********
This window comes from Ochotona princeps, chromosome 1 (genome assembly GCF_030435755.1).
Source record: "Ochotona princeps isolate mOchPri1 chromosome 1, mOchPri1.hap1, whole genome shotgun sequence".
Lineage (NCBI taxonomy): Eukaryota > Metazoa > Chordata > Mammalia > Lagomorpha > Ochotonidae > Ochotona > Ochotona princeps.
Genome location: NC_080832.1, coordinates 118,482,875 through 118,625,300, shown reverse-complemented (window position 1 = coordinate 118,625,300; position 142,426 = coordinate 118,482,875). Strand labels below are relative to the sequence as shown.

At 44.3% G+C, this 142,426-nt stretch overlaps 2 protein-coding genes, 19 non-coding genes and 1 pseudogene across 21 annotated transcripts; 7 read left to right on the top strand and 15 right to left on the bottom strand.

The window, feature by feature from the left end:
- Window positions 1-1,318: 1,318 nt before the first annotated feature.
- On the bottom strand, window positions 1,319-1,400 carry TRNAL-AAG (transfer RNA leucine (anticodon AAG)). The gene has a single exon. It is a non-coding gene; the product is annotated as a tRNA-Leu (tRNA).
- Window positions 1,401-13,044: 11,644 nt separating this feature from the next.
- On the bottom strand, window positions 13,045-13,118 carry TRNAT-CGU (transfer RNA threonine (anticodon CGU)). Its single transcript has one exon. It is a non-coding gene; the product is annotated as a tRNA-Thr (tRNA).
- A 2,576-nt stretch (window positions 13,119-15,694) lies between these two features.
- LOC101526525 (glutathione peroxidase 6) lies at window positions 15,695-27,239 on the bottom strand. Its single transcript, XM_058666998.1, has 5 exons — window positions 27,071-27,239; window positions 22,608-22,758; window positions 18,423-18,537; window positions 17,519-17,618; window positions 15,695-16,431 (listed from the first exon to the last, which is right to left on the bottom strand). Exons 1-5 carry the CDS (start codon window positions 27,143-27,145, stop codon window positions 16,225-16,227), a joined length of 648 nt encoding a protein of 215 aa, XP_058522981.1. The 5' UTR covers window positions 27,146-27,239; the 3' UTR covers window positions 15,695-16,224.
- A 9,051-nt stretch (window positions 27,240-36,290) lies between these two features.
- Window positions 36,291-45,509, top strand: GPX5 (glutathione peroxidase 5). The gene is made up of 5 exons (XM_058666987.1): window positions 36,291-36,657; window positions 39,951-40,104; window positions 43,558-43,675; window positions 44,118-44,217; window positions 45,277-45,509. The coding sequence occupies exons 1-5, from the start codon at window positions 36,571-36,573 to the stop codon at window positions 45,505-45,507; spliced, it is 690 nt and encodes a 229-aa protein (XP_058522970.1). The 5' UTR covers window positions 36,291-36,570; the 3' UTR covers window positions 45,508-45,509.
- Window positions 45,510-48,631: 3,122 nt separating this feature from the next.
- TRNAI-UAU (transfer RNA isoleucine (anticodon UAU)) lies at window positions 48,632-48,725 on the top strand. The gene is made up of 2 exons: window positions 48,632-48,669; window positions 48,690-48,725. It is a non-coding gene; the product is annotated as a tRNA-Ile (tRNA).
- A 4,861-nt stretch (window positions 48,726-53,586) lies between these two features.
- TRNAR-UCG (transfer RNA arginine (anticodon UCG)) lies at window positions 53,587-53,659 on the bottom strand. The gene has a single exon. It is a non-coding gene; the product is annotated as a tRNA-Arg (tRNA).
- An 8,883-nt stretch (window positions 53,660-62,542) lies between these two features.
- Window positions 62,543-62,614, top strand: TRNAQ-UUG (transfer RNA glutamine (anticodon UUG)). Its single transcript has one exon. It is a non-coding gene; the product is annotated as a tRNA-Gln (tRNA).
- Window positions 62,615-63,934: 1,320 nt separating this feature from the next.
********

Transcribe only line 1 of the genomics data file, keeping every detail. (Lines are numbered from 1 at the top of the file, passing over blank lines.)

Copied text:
This window comes from Ochotona princeps, chromosome 1 (genome assembly GCF_030435755.1).